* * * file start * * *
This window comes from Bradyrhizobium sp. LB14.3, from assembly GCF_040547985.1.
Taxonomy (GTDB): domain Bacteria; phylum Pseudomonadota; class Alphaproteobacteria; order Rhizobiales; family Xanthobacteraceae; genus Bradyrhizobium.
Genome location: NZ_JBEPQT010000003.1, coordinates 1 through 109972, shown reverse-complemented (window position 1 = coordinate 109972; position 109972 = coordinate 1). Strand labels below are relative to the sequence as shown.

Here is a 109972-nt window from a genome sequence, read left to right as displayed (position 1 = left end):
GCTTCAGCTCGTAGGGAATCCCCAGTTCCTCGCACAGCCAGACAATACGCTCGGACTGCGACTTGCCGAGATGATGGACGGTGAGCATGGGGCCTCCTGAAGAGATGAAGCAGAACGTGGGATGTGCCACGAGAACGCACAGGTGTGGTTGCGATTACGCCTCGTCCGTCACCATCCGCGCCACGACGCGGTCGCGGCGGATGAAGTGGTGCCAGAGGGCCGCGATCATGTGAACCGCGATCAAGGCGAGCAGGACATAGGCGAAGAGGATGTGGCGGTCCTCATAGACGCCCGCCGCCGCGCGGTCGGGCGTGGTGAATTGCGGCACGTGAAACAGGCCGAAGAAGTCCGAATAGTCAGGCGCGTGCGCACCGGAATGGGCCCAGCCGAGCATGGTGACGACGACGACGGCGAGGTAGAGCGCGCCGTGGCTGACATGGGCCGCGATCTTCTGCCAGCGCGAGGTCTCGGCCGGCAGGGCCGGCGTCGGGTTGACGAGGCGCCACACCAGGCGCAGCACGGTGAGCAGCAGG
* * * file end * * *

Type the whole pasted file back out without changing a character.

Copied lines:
This window comes from Bradyrhizobium sp. LB14.3, from assembly GCF_040547985.1.
Taxonomy (GTDB): domain Bacteria; phylum Pseudomonadota; class Alphaproteobacteria; order Rhizobiales; family Xanthobacteraceae; genus Bradyrhizobium.
Genome location: NZ_JBEPQT010000003.1, coordinates 1 through 109972, shown reverse-complemented (window position 1 = coordinate 109972; position 109972 = coordinate 1). Strand labels below are relative to the sequence as shown.

Here is a 109972-nt window from a genome sequence, read left to right as displayed (position 1 = left end):
GCTTCAGCTCGTAGGGAATCCCCAGTTCCTCGCACAGCCAGACAATACGCTCGGACTGCGACTTGCCGAGATGATGGACGGTGAGCATGGGGCCTCCTGAAGAGATGAAGCAGAACGTGGGATGTGCCACGAGAACGCACAGGTGTGGTTGCGATTACGCCTCGTCCGTCACCATCCGCGCCACGACGCGGTCGCGGCGGATGAAGTGGTGCCAGAGGGCCGCGATCATGTGAACCGCGATCAAGGCGAGCAGGACATAGGCGAAGAGGATGTGGCGGTCCTCATAGACGCCCGCCGCCGCGCGGTCGGGCGTGGTGAATTGCGGCACGTGAAACAGGCCGAAGAAGTCCGAATAGTCAGGCGCGTGCGCACCGGAATGGGCCCAGCCGAGCATGGTGACGACGACGACGGCGAGGTAGAGCGCGCCGTGGCTGACATGGGCCGCGATCTTCTGCCAGCGCGAGGTCTCGGCCGGCAGGGCCGGCGTCGGGTTGACGAGGCGCCACACCAGGCGCAGCACGGTGAGCAGCAGG